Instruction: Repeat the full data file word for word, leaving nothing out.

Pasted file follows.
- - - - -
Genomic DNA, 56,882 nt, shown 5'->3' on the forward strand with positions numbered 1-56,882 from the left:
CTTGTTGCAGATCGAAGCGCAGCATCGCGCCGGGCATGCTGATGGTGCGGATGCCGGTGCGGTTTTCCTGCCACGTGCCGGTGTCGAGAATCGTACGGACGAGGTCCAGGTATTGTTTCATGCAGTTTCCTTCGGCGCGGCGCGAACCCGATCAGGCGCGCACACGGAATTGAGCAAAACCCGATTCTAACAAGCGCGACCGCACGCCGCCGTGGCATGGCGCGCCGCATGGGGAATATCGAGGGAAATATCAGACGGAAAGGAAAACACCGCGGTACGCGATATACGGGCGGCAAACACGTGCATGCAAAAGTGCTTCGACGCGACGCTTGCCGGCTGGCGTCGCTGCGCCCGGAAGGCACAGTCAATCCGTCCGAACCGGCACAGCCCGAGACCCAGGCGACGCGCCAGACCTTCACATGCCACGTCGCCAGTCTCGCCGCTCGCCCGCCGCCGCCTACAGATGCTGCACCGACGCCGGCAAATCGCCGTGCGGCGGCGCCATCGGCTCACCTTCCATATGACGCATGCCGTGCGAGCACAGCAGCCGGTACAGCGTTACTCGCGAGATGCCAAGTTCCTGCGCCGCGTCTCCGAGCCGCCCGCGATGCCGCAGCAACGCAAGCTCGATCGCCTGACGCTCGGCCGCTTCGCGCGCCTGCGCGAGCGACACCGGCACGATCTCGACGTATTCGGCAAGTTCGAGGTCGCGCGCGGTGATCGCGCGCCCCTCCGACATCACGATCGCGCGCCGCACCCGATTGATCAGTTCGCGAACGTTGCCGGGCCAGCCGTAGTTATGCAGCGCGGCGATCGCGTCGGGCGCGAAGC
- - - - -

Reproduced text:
Genomic DNA, 56,882 nt, shown 5'->3' on the forward strand with positions numbered 1-56,882 from the left:
CTTGTTGCAGATCGAAGCGCAGCATCGCGCCGGGCATGCTGATGGTGCGGATGCCGGTGCGGTTTTCCTGCCACGTGCCGGTGTCGAGAATCGTACGGACGAGGTCCAGGTATTGTTTCATGCAGTTTCCTTCGGCGCGGCGCGAACCCGATCAGGCGCGCACACGGAATTGAGCAAAACCCGATTCTAACAAGCGCGACCGCACGCCGCCGTGGCATGGCGCGCCGCATGGGGAATATCGAGGGAAATATCAGACGGAAAGGAAAACACCGCGGTACGCGATATACGGGCGGCAAACACGTGCATGCAAAAGTGCTTCGACGCGACGCTTGCCGGCTGGCGTCGCTGCGCCCGGAAGGCACAGTCAATCCGTCCGAACCGGCACAGCCCGAGACCCAGGCGACGCGCCAGACCTTCACATGCCACGTCGCCAGTCTCGCCGCTCGCCCGCCGCCGCCTACAGATGCTGCACCGACGCCGGCAAATCGCCGTGCGGCGGCGCCATCGGCTCACCTTCCATATGACGCATGCCGTGCGAGCACAGCAGCCGGTACAGCGTTACTCGCGAGATGCCAAGTTCCTGCGCCGCGTCTCCGAGCCGCCCGCGATGCCGCAGCAACGCAAGCTCGATCGCCTGACGCTCGGCCGCTTCGCGCGCCTGCGCGAGCGACACCGGCACGATCTCGACGTATTCGGCAAGTTCGAGGTCGCGCGCGGTGATCGCGCGCCCCTCCGACATCACGATCGCGCGCCGCACCCGATTGATCAGTTCGCGAACGTTGCCGGGCCAGCCGTAGTTATGCAGCGCGGCGATCGCGTCGGGCGCGAAGC